Growing Chillies Questions and Answers
Please feel free to ask as any question that are not covered in our growing chilli guides.
Q. How long do chilli seeds take to germinate
A. Generally speaking chilli seeds should take anywhere between 7 and 14 days to germinate but there are many factors that may effect the time the chilli seed takes to germinate. Some varieties, especially the Capsicum chinense chilli seeds can take up to 28 day to germinate, I’ve always found that the Naga Jolokia take for ever to germinate. Part of successful germination is all to do with the soil temperature and soil moisture. If your seeds are in soil that is cold and wet then al that is going to happen is the seeds will rot before they germinate. Try to keep the temperature above 20c and do not water-log the soil when watering. ensure that the soil does not dry out and do not plant the seeds too deep, seeds only need to be about 3 – 5 mm deep.
Q. When to plant Chillies
A. Chillies, especially in the UK need a long growing season to ensure that you get a good crop of chillies by the end of the summer. We start our chilli seedling in January, but sow through to May. I would recommend starting your chillies as early in the year as feasibly possible, if you have a heated propagator then go for an early start, if you do not have the means to keep the temperature of the soil up then maybe wait a while until early spring. Just mind, one of the problem of starting your chillies in January is they can be effected by low light, the stems become very lanky and spindly and can flop over and be damaged.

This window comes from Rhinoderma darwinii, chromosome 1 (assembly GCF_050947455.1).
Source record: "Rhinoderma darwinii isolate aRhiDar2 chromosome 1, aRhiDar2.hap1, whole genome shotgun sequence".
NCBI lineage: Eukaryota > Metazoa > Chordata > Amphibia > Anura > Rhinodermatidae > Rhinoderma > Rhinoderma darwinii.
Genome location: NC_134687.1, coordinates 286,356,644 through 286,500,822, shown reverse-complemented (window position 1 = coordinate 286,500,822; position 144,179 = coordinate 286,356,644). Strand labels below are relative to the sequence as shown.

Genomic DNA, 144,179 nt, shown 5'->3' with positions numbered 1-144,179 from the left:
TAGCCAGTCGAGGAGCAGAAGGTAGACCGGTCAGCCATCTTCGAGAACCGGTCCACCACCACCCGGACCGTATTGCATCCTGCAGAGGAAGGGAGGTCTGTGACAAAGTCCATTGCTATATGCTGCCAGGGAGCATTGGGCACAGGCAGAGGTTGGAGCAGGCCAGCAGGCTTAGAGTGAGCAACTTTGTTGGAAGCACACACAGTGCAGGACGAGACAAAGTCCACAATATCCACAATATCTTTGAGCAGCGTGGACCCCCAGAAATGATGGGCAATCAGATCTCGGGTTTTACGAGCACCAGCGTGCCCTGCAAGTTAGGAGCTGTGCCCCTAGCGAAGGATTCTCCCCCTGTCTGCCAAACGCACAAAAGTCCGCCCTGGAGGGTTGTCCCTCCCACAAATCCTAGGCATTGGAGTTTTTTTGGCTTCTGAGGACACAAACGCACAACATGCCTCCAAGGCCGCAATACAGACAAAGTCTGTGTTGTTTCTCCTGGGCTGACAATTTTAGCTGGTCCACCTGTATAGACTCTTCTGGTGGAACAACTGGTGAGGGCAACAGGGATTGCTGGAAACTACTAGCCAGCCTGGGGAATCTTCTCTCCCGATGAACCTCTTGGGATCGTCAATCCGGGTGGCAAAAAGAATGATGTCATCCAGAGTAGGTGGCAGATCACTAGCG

Q. How long does it take for a chilli plant to produce chillies
A. Well there are a lot variables to take into account when working out how long it will take your chilli plant to produce chillies but there are a few methods. Generally when you buy a packet of chilli seeds it will say on the packet something like “85 days”. This is the expected period of time that you can expect to wait from when the plant is a seedling to cropping your first chillies. I have seen some packets with “67 days” and I think that’s a bit specific to be almost useless. I would take these as guidelines only. One important point is chillies such as Pimientos de Padron, Ancho and Anaheim which are generally eaten green will have a much shorter growing time than say a Habanero Red which is listed as 110 days. Another factor is the amount of sun we get in the summer, sun (and heat) is totally important for the chillies to go red.